Special Topics in Teaching (CTE219)Export this event to calendar

Wednesday, January 18, 2017 — 1:30 PM to 3:00 PM EST
Description: Join us for two interactive presentations by doctoral students taking part in the advanced Certificate in University Teaching (CUT) program, and find out more about the educational research interests of your fellow graduate students across campus. This will be a 1.5 hour-long presentation session followed by questions from participants that will count towards your Fundamentals workshop credit. It will be of special interest to those thinking about continuing into the advanced CUT program, after completing the Fundamentals.
Gender Bias in the Classroom: Strategies for instructors to tackle sexism and gender bias
Amanda Garcia, Systems Design Engineering (1 hour)

Sexism and gender bias are, unfortunately, a common experience for women on university campuses. Facing these types of discrimination has been shown to result in negative academic outcomes, a reduction in the satisfaction of academic pursuits, and lowered self-confidence in female students. Within this climate, course instructors are well poised to be part of the solution by creating and fostering an inclusive space in their classrooms. This interactive workshop focuses on gender bias and sexism within the university classroom context. Participants will learn to describe the effects of gender bias on female students, to identify sexism and gender bias in their many forms, and to apply a range of strategies to create and promote an inclusive classroom environment. The workshop will emphasize group discussions and activities; individuals from all disciplines are welcome to attend.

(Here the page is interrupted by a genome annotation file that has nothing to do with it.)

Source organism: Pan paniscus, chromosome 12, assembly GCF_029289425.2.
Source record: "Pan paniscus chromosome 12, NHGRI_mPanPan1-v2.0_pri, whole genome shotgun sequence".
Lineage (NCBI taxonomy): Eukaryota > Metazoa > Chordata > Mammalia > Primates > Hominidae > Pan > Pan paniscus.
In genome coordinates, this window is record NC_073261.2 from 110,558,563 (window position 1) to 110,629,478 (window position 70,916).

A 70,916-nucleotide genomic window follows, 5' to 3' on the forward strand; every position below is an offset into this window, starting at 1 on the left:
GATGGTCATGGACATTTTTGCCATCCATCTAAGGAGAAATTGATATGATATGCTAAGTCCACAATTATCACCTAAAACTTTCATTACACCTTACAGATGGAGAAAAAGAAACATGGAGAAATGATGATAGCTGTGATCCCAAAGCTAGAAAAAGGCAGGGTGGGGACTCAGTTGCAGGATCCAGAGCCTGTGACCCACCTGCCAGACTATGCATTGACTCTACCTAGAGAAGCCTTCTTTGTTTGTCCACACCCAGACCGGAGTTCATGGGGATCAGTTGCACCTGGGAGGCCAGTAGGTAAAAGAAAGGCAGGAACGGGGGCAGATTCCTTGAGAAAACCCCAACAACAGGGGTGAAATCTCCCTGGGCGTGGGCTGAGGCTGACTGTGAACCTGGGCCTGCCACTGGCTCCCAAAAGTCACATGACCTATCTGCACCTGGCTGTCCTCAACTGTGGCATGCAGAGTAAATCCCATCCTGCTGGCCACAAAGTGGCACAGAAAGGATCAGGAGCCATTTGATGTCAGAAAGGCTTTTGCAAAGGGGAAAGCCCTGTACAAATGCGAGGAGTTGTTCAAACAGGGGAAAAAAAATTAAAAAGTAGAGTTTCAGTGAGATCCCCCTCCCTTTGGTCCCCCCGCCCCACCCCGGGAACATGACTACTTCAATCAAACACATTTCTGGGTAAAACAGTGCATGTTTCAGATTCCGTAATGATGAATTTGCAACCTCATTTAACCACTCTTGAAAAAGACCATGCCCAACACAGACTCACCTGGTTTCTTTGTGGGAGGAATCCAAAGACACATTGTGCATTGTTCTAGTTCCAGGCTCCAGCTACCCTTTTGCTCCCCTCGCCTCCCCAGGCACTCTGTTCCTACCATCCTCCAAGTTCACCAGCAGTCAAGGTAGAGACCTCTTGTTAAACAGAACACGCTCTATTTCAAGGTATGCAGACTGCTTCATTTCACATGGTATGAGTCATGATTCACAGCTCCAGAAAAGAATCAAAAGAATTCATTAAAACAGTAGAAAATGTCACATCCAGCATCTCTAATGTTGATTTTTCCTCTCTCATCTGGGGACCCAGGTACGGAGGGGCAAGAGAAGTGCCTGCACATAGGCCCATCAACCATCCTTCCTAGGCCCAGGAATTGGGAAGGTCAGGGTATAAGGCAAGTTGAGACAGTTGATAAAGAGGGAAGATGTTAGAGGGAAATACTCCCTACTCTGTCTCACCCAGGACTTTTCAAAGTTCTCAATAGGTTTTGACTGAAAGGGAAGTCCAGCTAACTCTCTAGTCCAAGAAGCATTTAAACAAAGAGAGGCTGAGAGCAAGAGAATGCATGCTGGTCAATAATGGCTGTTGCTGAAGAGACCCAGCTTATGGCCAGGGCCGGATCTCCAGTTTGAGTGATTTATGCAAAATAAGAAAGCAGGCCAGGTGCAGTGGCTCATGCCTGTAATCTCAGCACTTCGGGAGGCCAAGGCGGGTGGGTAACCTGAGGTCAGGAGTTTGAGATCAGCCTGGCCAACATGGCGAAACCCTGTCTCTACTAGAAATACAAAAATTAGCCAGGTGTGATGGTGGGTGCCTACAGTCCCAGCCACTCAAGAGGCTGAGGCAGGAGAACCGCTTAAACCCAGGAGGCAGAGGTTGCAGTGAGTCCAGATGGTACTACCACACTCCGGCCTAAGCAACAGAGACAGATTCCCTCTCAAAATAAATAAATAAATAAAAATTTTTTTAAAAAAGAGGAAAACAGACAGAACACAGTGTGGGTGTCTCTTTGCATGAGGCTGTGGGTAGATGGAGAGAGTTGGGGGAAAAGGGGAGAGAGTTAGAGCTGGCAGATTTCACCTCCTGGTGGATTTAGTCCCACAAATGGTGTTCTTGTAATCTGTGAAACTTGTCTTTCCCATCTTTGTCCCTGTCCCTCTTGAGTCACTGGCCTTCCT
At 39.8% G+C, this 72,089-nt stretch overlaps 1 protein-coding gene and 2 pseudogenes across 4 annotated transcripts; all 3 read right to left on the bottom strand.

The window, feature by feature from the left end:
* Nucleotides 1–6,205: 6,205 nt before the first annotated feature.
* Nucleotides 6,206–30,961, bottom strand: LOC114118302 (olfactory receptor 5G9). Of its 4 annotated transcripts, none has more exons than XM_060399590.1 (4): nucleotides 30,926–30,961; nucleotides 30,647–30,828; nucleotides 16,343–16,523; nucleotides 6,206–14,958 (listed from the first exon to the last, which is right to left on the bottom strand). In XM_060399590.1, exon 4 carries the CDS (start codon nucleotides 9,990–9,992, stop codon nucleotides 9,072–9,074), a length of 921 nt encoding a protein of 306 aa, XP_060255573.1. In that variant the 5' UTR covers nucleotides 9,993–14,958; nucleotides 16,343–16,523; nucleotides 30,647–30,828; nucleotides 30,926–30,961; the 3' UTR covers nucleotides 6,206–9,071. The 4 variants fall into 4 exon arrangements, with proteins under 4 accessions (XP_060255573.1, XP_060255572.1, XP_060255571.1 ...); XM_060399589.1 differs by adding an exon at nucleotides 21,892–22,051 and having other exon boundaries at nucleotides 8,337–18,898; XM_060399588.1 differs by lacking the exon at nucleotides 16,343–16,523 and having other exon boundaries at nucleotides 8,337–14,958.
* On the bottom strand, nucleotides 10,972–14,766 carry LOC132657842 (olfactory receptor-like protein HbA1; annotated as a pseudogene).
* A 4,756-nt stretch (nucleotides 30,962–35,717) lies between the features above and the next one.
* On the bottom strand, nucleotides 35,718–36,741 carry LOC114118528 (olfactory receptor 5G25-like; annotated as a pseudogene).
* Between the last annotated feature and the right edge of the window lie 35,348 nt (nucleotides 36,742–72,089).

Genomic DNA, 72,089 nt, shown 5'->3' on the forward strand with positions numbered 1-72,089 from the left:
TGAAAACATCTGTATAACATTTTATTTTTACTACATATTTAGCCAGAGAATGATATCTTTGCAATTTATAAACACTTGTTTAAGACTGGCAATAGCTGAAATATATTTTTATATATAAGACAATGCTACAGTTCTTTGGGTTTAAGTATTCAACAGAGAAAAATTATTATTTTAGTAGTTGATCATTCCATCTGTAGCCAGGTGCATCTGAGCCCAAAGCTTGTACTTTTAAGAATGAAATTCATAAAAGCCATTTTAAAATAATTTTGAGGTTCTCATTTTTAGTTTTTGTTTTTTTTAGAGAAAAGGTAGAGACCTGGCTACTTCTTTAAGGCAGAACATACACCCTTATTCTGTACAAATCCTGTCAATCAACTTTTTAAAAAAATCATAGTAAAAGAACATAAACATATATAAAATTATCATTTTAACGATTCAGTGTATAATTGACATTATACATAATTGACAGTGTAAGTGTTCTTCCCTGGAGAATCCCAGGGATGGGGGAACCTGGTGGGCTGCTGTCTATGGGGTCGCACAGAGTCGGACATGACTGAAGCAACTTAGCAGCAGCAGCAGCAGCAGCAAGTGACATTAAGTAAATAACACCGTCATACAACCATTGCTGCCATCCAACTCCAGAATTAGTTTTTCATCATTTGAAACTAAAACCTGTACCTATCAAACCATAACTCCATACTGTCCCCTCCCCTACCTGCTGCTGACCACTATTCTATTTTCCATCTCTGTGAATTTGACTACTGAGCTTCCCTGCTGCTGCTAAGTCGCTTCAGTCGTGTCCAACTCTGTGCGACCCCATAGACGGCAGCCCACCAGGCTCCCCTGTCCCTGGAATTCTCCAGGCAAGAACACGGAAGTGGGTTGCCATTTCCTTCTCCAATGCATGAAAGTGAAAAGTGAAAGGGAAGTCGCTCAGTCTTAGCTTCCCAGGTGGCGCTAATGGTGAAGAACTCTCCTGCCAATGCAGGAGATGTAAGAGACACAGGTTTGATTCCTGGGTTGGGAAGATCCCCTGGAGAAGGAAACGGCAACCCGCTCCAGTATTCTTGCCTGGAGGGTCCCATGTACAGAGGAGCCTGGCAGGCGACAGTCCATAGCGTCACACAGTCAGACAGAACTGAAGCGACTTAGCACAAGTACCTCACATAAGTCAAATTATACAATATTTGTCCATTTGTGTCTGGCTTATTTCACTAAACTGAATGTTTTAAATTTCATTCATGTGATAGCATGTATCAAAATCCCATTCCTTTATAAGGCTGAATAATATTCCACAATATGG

Motivating female students to pursue studies and careers in STEM
Lauren Hayward Sierens, Physics (30 min)

Women are consistently underrepresented in science, technology, engineering and mathematics (STEM), and this gender gap becomes more striking as one moves along the academic career path from student to professor. Various research studies have linked this underrepresentation to stereotypes, implicit biases and discrimination against women in STEM, all of which can lead to decreased confidence and motivation to pursue scientific careers. In this presentation, I will discuss strategies for combatting the issues facing women in STEM, such as mentoring programs and teaching methods that can help to make university STEM environments more welcoming and encouraging toward female students.

  • Participants will receive an attendance credit if they arrive on time and stay until the end of the event.
  • A maximum of one special topic workshops can be counted towards your Fundamentals certificate.



Help with registration

Cancellations: Many of our workshops have waiting lists, so if you've registered but can't attend, please notify us 24 hours in advance (by email) so that we can give your spot to someone else.

EV1 - Environment 1
Room 241
200 University Ave West

Waterloo, ON N2L 3G1